“Say, man, my wife said you called her! What’s up with that?”
Samuel L. Jackson barks at me, sternly, his almond-colored, deep-set eyes weighted with history, mythology and Black folktales, scanning me quickly, methodically, as I respond, feebly, “Uh, my friend, the visual artist Radcliffe Bailey, said to call …”
Before I could finish, Jackson strips the tension with a devilish smile, shakes my hand and returns to posing for the photo shoot.
As Pandora spits a soul medley of James Brown, Curtis Mayfield, The Isley Brothers and Sly and The Family Stone, there is Sam, forever in his beloved Armani, firing up smoke, flames dancing from the cigar and the match thisclose to burning his finger. There is Sam tossing hats at the photographer’s lens, his bald head bobbing and weaving with each flick. There is Sam, much taller than I expected—about 6-feet-2—so at home in his 64-year-old lean and battle-tested body that he nonchalantly peels off one set of clothes, down to his white boxers, before changing into a new outfit. With no one batting an eye because this is Sam’s world.
And now there is Samuel L. Jackson playing golf, his passion of the past 12 years: suit jacket off, sleeves cuffed up to his elbows, masterfully engineering one little white ball after another off the wall just above the head of the photographer and others in the Midtown Manhattan studio.
Yes, it is mad corny, at this stage, to call Jackson ”cool.” He is way past cool. He is chill, like the chilled ice in sweet tea on that steamy Chattanooga, Tenn., porch where he inhaled the words and wisdom of his mama, his auntie, his grandmama, his granddaddy, his uncles, the men of his ’hood. So chill, in fact, that even Sam’s being proclaimed by The Guinness World Records the top-grossing movie actor of all time, with nearly $7.5 billion in ticket sales, leads to a yawning response: “Yeah, I’ve done a couple of popular movies.”
An understatement, clearly, and a box office total that will balloon with his and Robert Downey Jr.’s star turns this May in the Marvel Studios-produced The Avengers. But Samuel L. is not just in this game for money or fame, although he readily admits, “The coolest thing about being famous is the free shit.”
This is Samuel L. Jackson’s version of The American Dream, remixed to include everything from his current role as Martin Luther King Jr. on Broadway (with Angela Bassett) in Katori Hall’s play The Mountaintop; to his (crack) smoking away his first shot at Broadway in August Wilson’s masterpiece The Piano Lesson (Charles S. Dutton got the part instead, and Jackson was relegated to understudy); to his boyhood Saturday morning trips to the movies and roles in the plays of his schoolteacher auntie; to his lifelong love affair with books that led him, initially, to oceanography, then to the revolutionary politics of the Black Power era, then to street theater and the power of the spoken word.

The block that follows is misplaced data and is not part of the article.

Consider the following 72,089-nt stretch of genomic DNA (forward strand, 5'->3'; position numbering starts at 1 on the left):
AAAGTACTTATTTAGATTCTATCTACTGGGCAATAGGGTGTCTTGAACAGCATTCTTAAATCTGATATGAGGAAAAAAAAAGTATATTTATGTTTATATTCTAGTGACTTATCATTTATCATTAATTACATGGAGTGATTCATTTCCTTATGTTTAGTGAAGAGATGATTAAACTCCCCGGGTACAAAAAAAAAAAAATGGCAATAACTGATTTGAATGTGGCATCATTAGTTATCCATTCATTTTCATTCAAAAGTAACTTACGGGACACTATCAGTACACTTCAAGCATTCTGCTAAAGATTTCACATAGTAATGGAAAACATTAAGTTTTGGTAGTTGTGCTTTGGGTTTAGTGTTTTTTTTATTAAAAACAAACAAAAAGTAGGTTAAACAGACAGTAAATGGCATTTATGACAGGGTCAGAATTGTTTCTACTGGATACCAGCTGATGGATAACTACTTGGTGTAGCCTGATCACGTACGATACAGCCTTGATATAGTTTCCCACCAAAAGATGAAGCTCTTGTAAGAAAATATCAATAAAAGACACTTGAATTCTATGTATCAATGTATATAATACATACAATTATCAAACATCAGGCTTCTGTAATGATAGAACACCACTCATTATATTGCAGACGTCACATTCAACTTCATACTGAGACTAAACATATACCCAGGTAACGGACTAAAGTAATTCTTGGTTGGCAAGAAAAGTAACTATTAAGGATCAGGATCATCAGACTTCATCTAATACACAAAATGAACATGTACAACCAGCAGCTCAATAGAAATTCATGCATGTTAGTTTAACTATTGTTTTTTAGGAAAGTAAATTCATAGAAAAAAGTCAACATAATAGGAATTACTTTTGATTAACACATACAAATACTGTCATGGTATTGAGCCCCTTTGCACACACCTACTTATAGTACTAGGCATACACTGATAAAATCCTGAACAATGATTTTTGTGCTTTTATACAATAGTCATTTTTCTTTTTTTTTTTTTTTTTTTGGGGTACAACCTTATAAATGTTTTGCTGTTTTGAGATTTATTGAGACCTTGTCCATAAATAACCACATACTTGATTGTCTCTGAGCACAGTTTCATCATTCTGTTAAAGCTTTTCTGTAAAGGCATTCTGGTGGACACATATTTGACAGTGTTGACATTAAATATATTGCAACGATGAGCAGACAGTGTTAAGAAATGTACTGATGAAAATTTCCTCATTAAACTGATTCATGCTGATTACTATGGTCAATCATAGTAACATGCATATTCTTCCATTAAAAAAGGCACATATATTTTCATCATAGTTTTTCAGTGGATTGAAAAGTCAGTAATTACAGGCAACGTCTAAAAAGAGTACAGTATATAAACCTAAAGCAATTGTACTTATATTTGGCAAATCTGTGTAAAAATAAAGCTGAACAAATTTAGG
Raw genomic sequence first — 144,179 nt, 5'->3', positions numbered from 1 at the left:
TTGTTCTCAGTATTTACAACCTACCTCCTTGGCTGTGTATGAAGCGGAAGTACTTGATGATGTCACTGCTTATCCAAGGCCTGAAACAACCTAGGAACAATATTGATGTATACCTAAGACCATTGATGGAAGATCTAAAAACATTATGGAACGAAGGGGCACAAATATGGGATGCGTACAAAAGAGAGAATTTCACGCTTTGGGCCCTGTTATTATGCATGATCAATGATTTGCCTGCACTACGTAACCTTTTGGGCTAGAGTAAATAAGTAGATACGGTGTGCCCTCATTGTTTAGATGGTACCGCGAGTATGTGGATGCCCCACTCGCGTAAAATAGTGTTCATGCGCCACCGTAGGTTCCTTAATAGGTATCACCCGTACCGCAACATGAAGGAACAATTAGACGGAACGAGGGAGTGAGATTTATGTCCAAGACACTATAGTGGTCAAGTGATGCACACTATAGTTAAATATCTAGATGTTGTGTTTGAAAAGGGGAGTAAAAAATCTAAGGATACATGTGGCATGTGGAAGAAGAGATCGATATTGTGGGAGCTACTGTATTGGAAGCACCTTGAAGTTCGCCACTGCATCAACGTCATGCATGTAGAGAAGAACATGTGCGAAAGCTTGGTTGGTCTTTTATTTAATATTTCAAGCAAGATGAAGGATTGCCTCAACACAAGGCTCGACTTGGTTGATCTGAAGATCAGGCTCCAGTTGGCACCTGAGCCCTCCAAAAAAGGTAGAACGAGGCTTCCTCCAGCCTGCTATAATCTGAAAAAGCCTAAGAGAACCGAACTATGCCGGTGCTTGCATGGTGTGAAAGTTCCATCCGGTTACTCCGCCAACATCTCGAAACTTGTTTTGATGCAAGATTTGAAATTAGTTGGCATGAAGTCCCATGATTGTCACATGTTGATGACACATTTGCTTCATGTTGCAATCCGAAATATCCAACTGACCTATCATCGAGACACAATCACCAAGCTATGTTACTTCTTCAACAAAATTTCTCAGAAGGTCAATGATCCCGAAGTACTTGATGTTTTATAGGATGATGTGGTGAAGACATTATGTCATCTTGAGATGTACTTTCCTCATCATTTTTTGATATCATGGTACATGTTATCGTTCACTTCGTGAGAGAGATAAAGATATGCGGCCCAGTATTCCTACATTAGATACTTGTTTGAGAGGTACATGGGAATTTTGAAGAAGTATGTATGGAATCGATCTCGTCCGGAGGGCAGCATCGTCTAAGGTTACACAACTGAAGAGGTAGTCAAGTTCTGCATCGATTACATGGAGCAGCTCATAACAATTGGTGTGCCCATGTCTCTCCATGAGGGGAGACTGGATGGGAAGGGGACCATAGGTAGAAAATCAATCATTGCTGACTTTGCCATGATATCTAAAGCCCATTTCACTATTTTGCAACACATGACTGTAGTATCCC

[WATCH!] Behind the Scenes: Sam Jackson
EBONY Behind the Scenes: Sam Jackson
No doubt Jackson is the kind of man, the kind of Black man, who is relishing all he has witnessed since the days of Dr. King and the Civil Rights Movement. As a student at Atlanta’s famed Morehouse College, Sam was an usher at Dr. King’s funeral. Today he gets to freely portray King, very human faults and all, in a play at the same time a Black president is sitting in the White House, no less.
If there is one American actor who embodies the seismic changes in American politics and popular culture in the years between Dr. King’s death and Barack Obama’s election and has also been a full participant along the way in the best and worst of who we have been— and are— it is Samuel L. Jackson.
“Life is,” he says inside his tiny Mountaintop dressing room during a quieter moment, “longer than I thought it would be.”
Especially when, in one lifetime, you’ve survived a ghetto filled with alcohol, drugs, violence and houses of prostitution on both corners of your block; the Vietnam War and an extended Black militant period with friends named Stokely Carmichael and H. Rap Brown; getting suspended from college for holding the White trustees of Morehouse College hostage (along with Black advisors including Dr. King’s father) a year after King’s assassination; and a massive addiction to crack cocaine that not only nearly killed you, but also became the source of your role as Gator in Spike Lee’s Jungle Fever (he remains the only performer ever given a special supporting actor award at the Cannes Film Festival for that portrayal).
Jackson smiles a mischievous grin as he reflects upon Jungle Fever and his sudden fame after years of watching peers such as Denzel Washington, Morgan Freeman, Alfre Woodard and Wesley Snipes achieve success: “People in Hollywood were suddenly like, ‘Hmmm, whoa!